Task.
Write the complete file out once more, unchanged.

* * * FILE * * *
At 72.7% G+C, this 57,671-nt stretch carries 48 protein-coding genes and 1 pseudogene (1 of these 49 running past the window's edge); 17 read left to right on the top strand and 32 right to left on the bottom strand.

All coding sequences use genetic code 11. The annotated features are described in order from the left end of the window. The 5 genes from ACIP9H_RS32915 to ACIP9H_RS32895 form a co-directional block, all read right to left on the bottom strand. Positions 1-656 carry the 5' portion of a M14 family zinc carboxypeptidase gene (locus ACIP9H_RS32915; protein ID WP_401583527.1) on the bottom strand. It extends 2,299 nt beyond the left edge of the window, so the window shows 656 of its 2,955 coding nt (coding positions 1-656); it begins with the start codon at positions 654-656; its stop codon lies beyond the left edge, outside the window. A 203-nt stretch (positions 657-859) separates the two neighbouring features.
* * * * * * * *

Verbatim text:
At 72.7% G+C, this 57,671-nt stretch carries 48 protein-coding genes and 1 pseudogene (1 of these 49 running past the window's edge); 17 read left to right on the top strand and 32 right to left on the bottom strand.

All coding sequences use genetic code 11. The annotated features are described in order from the left end of the window. The 5 genes from ACIP9H_RS32915 to ACIP9H_RS32895 form a co-directional block, all read right to left on the bottom strand. Positions 1-656 carry the 5' portion of a M14 family zinc carboxypeptidase gene (locus ACIP9H_RS32915; protein ID WP_401583527.1) on the bottom strand. It extends 2,299 nt beyond the left edge of the window, so the window shows 656 of its 2,955 coding nt (coding positions 1-656); it begins with the start codon at positions 654-656; its stop codon lies beyond the left edge, outside the window. A 203-nt stretch (positions 657-859) separates the two neighbouring features.